3. Making Connections (The “Ah-ha” Moment)
  4. Classroom Environment

There are thousands of books written about the teaching profession, but the problem with all of them is they assume nothing is wrong with the K12 system. That’s the biggest difference between anything I’m writing about and what you already know.

I assume we will use my new K12 redesign plan and throw out the broken K12 system we currently use. I don’t see why we would continue to keep it. But that’s just me.

Under my new K12 plan, teachers are given support and respect. Under my plan, teachers are professionals. Under my plan, teachers must learn the four practice areas of teaching. No exceptions.

Teaching is a Profession

As I’ve stated before, I have coached teachers of every skill level for the last ten years. The very first lesson teachers need to realize is teaching is a profession. Why is this realization so critical for teacher development and growth? The reason is when you look at yourself as a professional, you realize that there are specific practice areas to learn and develop.

For example, first year law associates learn about research, then about legal writing, then about drafting a brief, and so on. Medical interns first learn the medical terms, then practice diagnosing patients and so on.

Teachers are no different. Teachers must first learn how to lesson plan, then deliver those lessons in class, then help students make learning connections, and finally design a classroom environment that surrounds the student with love and support. These are the four practice areas of teaching.

I’m hoping this is what you are thinking right now, “when you say it that way it doesn’t sound so complicated?”

That’s the point I’m trying to make.

Teaching is a profession. It’s a hard profession, but it doesn’t also need to be complicated on top of that. Our current K12 model has made teaching a complete complicated mess that no one can explain to anyone else. Go ahead and try.

It’s so convoluted and confusing, it took me a full year of research and writing to publish this 4-part series. Pardon my French, “But that’s Ridiculous!”

When you realize how poorly designed our K12 model is, can you understand how the smartest people in our country can misinterpret data so easily?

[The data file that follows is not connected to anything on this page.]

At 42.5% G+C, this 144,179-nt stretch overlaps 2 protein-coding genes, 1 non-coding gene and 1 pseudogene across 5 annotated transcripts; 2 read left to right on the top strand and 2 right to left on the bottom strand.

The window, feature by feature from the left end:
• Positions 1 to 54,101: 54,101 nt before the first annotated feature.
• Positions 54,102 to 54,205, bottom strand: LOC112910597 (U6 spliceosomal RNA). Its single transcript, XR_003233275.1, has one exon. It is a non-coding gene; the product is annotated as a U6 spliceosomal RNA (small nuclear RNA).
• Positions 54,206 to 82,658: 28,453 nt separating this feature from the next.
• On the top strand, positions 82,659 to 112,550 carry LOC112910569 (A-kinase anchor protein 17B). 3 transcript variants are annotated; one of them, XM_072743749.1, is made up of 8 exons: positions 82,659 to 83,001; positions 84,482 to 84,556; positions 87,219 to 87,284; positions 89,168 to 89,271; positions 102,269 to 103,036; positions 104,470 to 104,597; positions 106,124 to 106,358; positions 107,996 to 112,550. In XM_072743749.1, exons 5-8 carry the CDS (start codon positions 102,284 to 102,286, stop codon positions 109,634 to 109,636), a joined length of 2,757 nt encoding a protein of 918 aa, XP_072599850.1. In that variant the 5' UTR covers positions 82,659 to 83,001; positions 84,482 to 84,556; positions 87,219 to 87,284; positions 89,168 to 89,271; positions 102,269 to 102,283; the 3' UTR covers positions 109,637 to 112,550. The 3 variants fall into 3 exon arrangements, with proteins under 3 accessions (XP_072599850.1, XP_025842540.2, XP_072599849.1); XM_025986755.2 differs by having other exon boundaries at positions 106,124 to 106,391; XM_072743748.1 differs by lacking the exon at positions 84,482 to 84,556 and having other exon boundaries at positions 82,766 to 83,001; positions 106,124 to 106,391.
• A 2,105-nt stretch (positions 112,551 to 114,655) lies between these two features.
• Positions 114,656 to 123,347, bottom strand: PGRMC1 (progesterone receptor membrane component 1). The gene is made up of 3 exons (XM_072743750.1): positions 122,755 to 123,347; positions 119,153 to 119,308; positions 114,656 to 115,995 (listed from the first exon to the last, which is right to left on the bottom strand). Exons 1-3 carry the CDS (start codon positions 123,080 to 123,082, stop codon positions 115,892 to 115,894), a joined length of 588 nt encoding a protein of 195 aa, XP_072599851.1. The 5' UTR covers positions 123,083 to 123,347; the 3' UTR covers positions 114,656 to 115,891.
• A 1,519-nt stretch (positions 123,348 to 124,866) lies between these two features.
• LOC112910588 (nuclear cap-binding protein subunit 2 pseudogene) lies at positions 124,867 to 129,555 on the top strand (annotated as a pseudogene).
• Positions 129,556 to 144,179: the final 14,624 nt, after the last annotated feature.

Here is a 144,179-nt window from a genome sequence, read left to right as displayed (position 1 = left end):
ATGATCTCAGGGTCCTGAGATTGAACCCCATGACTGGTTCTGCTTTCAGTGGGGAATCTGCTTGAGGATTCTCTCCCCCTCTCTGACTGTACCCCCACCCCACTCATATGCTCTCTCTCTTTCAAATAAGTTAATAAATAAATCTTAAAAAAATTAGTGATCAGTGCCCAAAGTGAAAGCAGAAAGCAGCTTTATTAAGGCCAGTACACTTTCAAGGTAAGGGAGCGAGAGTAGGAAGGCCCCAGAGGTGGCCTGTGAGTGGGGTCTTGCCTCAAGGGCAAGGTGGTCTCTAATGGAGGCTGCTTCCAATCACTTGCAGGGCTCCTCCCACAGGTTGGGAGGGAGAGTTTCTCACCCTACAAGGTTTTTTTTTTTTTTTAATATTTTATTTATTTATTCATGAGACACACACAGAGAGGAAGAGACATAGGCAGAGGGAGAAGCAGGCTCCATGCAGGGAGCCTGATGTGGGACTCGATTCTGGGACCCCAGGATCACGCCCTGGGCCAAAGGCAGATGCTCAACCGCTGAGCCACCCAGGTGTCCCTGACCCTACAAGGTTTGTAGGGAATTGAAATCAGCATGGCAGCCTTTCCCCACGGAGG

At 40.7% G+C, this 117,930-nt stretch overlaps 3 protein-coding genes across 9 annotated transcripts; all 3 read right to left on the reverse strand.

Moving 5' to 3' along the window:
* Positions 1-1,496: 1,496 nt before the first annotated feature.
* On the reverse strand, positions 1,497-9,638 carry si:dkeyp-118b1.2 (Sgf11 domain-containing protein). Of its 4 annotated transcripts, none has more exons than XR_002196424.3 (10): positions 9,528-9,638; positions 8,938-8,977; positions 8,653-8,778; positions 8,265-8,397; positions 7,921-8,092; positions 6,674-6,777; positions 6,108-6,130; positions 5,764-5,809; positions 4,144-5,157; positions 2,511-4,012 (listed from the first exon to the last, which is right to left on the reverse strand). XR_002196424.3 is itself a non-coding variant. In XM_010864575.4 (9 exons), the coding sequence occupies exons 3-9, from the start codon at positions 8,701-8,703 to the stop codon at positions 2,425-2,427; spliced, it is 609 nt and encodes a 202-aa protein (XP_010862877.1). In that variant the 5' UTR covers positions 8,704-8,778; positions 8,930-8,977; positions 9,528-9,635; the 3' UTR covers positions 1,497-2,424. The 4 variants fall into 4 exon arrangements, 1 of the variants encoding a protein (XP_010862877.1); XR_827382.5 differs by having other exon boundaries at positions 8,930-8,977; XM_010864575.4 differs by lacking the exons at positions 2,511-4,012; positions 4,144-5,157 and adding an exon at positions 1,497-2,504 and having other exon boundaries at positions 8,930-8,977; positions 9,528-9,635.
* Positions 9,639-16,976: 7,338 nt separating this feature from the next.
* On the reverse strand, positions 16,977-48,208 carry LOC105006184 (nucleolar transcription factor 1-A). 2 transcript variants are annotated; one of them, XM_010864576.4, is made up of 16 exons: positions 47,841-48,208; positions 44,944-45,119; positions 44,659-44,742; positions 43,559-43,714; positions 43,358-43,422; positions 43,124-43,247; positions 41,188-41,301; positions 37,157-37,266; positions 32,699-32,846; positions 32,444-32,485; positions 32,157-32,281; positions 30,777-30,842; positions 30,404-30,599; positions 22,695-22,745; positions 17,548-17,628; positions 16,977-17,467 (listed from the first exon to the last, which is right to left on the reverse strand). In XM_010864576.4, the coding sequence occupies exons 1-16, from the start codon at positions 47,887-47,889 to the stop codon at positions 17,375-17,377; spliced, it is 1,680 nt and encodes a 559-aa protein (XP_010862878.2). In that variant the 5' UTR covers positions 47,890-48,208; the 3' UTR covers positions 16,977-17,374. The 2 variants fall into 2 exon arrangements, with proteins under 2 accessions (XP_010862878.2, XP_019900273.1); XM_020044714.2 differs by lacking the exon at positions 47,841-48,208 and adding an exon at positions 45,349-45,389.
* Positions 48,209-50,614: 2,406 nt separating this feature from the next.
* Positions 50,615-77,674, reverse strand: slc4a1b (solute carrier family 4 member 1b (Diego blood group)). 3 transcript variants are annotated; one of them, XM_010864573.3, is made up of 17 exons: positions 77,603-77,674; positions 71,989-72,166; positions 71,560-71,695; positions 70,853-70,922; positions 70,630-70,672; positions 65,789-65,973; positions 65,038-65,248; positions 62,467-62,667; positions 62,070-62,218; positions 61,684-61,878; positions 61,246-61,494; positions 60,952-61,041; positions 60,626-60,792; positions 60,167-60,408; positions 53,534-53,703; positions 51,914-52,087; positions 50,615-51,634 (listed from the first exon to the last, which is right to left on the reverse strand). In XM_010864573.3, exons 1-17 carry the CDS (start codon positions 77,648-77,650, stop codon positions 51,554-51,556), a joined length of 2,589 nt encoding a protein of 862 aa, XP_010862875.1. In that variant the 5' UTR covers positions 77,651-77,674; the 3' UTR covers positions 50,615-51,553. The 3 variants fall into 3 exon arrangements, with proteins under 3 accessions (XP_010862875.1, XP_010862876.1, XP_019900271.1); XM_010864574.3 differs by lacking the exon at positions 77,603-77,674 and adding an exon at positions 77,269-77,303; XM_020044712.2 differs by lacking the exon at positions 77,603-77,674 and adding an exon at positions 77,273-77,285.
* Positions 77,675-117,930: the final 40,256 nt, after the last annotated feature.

What I want to do is implement the new K12 model and then put all the same smart people inside it and let them go to work. I promise you, if you put the same brains to work on creating new ideas for the 21st Century there is nothing your kids can’t accomplish.

But right now, our K12 system forces the best and brightest minds to run a hamster wheel with no relief in sight. Enough is enough already.

Time for Change

I know you are ready for change. I know you want a better K12 model for your kids. In order to do that, it’s really important you get behind this new K12 plan. Our Constitution gave all of the power in our society to “The People,” that means you.

If you are tired of the low student test scores, you need to act. If you are tired of seeing teachers struggle in schools, then you need to act. If you are tired of the negativity in education, then you need to act.

So what can you do? Remember, I said I did all the heavy lifting for you. I have.

We needed a new K12 system. I created a new K12 plan. Check.

We needed a way to improve teacher performance. I created a #HPT program. Check.

We need school administrators to keep the schools on track. As you will see in Part Three, I already created a Principal’s Academy. Check.

And we need to teach kids 21st Century skills. As you will see in Part Four, I have outlined a 21st Century curriculum schools can implement immediately. Check.

What’s left to do?

It’s up to you now. You need to talk about this K12 plan with your friends and neighbors. You need to share these articles with colleagues at work and elected officials. Tweet, post, share, comment, do everything you already do on social media, but just get the word out there about the new K12 plan.

The only thing holding this plan back is awareness.

I have 20 years of experience inside the K12 system. Like I said before, I know where all the trap doors are and where there are secret passageways. I know how to implement large scale programs and plans. This will not be hard for me to do. But I just need you to give me the opportunity to do it.

Let me fix the K12 system for you, for your kids, for America’s future.

Coming Up

Stay tuned for part three, where I will show you how administrators can be the best friend or the biggest enemy to a working K12 system.

If you want to be alerted for when Part Three will be published on Medium.com, follow my account.

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Former Superintendent | Ed Consultant | Speaker/Author — Go to my homepage at https://leafacademy.org

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Professor Schwartz

Professor Schwartz

Former Superintendent | Ed Consultant | Speaker/Author — Go to my homepage at https://leafacademy.org